I fully admit that you don’t really need to know any of this. But one of my entertainment industry pet peeves is stories with massive narrative gaps that could easily be addressed. I just prefer things that are clear, simple, and consistent. The girls mentioned on Weekly Idol that their CEO took parts of their choreography from a video game. Why not put that connection in the music video? It’s already trippy enough that it would be easy to make it a video game. Or, Eunha’s dream could be about being trapped in a video game where her friends are fighting her and/or each other. The way it is now, the connection between the image they’re promoting – the military outfits and the toy guns – and the music video seems pretty weak, like it was added as an after thought.
Complaints from a film school student (and aspiring screenwriter) aside, there’s plenty to appreciate about the music video. The effects are great, and I really love the cosmic/space aesthetic. They also put in a lot of nice visual references to their other songs: the glass beads, the clock for “Rough,” the butterfly for “Navillera,” etc. There’s even a small nod to The Little Prince thrown in there with the rose. And there’s a nice balance between the story, the close-ups, and the dancing. It’s a solid effort and I hate to be so picky, but lucid dreaming is such a cool idea that it should get what it deserves – and it doesn’t here.
Up until now, GFriend has had very consistent styling. The girls always sported the same shade of brown hair, so I was shocked to see that this time around they made a huge change and pushed different looks. Only Yuju and Eunha have kept the same look from before. Umji and SinB have opted for less of a change and both still have natural shades, although SinB has some interesting highlights. Sowon and Yerin stand out with red and blonde hair. I think that girl groups sometimes have uniform styling in their early days to present a united front, but GFriend is definitely at the point where they have notoriety and can start being individualistic. Those dramatic hair colors wouldn’t have worked with their other songs, but “Fingertip” is vibrant and makes a good fit.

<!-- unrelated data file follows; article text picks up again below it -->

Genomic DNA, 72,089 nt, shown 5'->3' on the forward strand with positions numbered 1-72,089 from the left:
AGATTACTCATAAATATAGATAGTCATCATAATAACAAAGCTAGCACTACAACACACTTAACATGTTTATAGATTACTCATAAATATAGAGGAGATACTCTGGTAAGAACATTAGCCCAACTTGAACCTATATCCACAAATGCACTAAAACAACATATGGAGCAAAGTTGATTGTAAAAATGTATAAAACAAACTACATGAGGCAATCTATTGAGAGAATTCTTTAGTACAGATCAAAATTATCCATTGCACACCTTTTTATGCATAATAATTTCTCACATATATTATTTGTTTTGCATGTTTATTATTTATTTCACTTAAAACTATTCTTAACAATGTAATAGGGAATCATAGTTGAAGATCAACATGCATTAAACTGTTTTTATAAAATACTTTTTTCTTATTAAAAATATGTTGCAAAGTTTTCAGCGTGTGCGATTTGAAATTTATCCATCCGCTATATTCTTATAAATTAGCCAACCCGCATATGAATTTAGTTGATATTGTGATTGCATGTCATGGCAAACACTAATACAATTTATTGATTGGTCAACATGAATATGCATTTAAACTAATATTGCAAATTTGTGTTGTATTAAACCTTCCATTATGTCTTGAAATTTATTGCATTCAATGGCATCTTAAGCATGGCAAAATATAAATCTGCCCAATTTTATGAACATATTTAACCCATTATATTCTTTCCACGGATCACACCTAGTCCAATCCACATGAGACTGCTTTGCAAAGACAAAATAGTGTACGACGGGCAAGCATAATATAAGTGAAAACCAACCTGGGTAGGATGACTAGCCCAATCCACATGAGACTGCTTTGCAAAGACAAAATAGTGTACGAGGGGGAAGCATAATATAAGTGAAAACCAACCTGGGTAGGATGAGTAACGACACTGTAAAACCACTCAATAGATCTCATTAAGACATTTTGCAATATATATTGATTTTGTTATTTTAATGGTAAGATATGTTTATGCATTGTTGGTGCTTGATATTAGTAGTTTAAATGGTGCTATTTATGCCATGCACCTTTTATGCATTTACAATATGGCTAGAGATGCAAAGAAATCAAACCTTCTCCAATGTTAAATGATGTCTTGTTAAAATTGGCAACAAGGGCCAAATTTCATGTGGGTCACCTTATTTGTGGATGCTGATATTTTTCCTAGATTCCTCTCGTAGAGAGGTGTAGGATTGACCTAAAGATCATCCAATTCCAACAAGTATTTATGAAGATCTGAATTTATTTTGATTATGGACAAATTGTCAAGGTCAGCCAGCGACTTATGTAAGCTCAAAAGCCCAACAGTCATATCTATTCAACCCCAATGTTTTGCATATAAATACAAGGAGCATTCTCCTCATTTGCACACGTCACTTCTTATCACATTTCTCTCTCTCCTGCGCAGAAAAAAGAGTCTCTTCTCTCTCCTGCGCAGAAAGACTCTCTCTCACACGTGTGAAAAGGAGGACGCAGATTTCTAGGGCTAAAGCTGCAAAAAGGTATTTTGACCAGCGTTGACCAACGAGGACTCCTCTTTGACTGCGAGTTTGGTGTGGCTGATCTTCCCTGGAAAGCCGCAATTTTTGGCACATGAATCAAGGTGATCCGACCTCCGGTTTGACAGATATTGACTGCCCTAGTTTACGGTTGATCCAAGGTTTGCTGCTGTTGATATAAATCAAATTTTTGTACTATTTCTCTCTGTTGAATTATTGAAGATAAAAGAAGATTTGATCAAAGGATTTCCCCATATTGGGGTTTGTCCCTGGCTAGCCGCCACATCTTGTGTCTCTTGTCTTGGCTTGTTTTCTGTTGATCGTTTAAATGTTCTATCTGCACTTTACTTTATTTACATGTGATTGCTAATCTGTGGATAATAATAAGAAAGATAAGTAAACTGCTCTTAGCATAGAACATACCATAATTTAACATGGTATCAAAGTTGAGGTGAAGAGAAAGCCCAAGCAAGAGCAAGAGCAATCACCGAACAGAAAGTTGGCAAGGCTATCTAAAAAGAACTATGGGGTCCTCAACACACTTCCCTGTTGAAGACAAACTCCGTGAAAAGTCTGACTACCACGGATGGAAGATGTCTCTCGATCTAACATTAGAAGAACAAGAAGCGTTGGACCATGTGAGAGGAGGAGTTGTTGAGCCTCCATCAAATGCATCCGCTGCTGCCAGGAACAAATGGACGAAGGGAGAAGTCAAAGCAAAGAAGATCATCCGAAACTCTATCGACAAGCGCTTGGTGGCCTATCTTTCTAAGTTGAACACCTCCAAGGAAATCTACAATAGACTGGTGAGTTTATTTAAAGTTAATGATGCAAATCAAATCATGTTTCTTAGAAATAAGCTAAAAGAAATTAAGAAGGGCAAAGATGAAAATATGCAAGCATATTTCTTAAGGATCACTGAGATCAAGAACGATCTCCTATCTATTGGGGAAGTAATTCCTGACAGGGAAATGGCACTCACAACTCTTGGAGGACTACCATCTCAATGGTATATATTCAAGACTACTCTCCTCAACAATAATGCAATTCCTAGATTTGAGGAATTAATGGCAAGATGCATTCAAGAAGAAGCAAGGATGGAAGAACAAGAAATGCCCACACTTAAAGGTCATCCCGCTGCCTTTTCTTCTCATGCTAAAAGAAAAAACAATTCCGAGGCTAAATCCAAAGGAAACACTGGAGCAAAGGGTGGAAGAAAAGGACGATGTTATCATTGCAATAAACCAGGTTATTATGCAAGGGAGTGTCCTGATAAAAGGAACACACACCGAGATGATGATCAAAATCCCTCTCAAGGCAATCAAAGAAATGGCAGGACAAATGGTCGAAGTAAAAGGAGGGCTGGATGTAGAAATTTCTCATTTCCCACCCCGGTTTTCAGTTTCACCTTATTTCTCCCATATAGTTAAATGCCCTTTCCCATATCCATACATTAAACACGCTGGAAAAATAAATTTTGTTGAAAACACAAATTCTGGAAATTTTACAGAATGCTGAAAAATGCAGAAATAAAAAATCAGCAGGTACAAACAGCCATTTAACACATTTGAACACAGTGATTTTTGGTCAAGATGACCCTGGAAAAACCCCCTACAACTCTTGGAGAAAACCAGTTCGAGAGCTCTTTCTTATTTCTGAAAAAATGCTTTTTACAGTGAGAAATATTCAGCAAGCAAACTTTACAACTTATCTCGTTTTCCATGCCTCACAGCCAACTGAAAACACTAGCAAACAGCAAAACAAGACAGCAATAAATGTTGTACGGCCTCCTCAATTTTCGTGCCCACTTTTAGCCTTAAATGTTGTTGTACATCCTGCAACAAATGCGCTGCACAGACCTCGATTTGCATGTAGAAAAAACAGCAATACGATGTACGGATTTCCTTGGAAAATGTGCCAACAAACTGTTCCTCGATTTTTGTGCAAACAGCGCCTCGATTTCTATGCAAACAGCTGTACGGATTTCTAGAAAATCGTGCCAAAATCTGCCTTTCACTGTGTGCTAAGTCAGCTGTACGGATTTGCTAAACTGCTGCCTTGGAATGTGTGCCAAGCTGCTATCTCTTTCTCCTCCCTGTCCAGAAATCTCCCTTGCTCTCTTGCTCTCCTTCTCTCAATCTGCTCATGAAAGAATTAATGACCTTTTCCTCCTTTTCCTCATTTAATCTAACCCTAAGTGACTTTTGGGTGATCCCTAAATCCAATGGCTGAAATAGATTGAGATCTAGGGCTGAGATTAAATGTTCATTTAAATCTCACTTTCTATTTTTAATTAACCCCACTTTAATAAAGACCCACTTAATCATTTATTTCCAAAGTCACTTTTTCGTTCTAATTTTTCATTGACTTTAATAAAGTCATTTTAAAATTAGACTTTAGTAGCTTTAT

I really love the army style outfits that are already becoming iconic. Like I said before, I don’t think that they did a good job tying the look into the music video. But the uniforms are very stylish and give off a polished team image. I also like how they gave each girl a different type of toy gun, to have a little bit of individuality. The outfits don’t quite put them into girl crush territory, but it does give the message that the schoolgirl days are behind them.
STYLING MVP: Yerin. I didn’t think the blonde would work when I first saw it, but it’s really grown on me.
Song – 17
Lyrics – 7
Line Distribution – 8
Choreography – 18
Center and Formations – 10
Music Video – 16
Styling – 8
CONCLUSION: That innocent high school trilogy is in the past. The girls clearly want to prove that they’re growing up, and there’s barely anything young or cute here in “Fingertip.” The one major flaw with this comeback is the way that they’re promoting their image. Normally, it’s a good thing if you can’t box a group into one specific concept. But this time, the lack of a defining element makes the whole thing feel kind of muddled. I don’t really know the demographics of Gfriend’s popularity, but it seems like they’re trying to attract female fans while keeping onto the male ones. Which means that they’re naturally going to get stuck in this weird middle ground. But if a group’s biggest sin in a comeback is false advertising, then they’re going to be just fine.
Although there are some things that I’m not wild about for this comeback, I can tell that’s from my own personal preferences. As usual, the girls have delivered on everything technical: catchy song, powerful choreography, and interesting music video. I’ve had trouble getting really into GFriend because I am a good deal older than most of them. I don’t think they completely succeed in achieving that mature look they’re trying for. However, they did successfully shed their youthful image for something more accessible for all ages. Their comeback made me look at them more closely, and I can’t wait to see what comes next.
Sources: Youtube, Source Media, Wikipedia, M! Countdown (MNET/M2)